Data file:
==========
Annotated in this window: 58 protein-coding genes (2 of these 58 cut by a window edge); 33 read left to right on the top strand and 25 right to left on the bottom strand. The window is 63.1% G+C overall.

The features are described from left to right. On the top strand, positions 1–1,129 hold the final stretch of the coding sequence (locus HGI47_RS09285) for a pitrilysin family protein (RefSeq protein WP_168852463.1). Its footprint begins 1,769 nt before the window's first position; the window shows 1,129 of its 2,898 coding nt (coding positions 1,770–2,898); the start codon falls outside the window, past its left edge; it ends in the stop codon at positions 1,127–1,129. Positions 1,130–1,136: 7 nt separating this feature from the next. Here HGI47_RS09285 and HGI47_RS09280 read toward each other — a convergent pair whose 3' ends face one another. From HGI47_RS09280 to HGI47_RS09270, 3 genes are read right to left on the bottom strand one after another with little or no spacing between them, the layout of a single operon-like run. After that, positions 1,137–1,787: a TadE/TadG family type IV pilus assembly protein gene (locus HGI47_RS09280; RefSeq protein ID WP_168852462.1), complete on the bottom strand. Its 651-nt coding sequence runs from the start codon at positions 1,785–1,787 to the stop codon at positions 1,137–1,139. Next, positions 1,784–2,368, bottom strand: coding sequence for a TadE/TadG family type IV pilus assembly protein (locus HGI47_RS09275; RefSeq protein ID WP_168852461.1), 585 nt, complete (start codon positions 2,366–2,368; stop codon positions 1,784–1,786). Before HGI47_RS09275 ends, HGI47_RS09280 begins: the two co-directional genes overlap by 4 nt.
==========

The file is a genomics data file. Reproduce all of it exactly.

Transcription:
Annotated in this window: 58 protein-coding genes (2 of these 58 cut by a window edge); 33 read left to right on the top strand and 25 right to left on the bottom strand. The window is 63.1% G+C overall.

The features are described from left to right. On the top strand, positions 1–1,129 hold the final stretch of the coding sequence (locus HGI47_RS09285) for a pitrilysin family protein (RefSeq protein WP_168852463.1). Its footprint begins 1,769 nt before the window's first position; the window shows 1,129 of its 2,898 coding nt (coding positions 1,770–2,898); the start codon falls outside the window, past its left edge; it ends in the stop codon at positions 1,127–1,129. Positions 1,130–1,136: 7 nt separating this feature from the next. Here HGI47_RS09285 and HGI47_RS09280 read toward each other — a convergent pair whose 3' ends face one another. From HGI47_RS09280 to HGI47_RS09270, 3 genes are read right to left on the bottom strand one after another with little or no spacing between them, the layout of a single operon-like run. After that, positions 1,137–1,787: a TadE/TadG family type IV pilus assembly protein gene (locus HGI47_RS09280; RefSeq protein ID WP_168852462.1), complete on the bottom strand. Its 651-nt coding sequence runs from the start codon at positions 1,785–1,787 to the stop codon at positions 1,137–1,139. Next, positions 1,784–2,368, bottom strand: coding sequence for a TadE/TadG family type IV pilus assembly protein (locus HGI47_RS09275; RefSeq protein ID WP_168852461.1), 585 nt, complete (start codon positions 2,366–2,368; stop codon positions 1,784–1,786). Before HGI47_RS09275 ends, HGI47_RS09280 begins: the two co-directional genes overlap by 4 nt.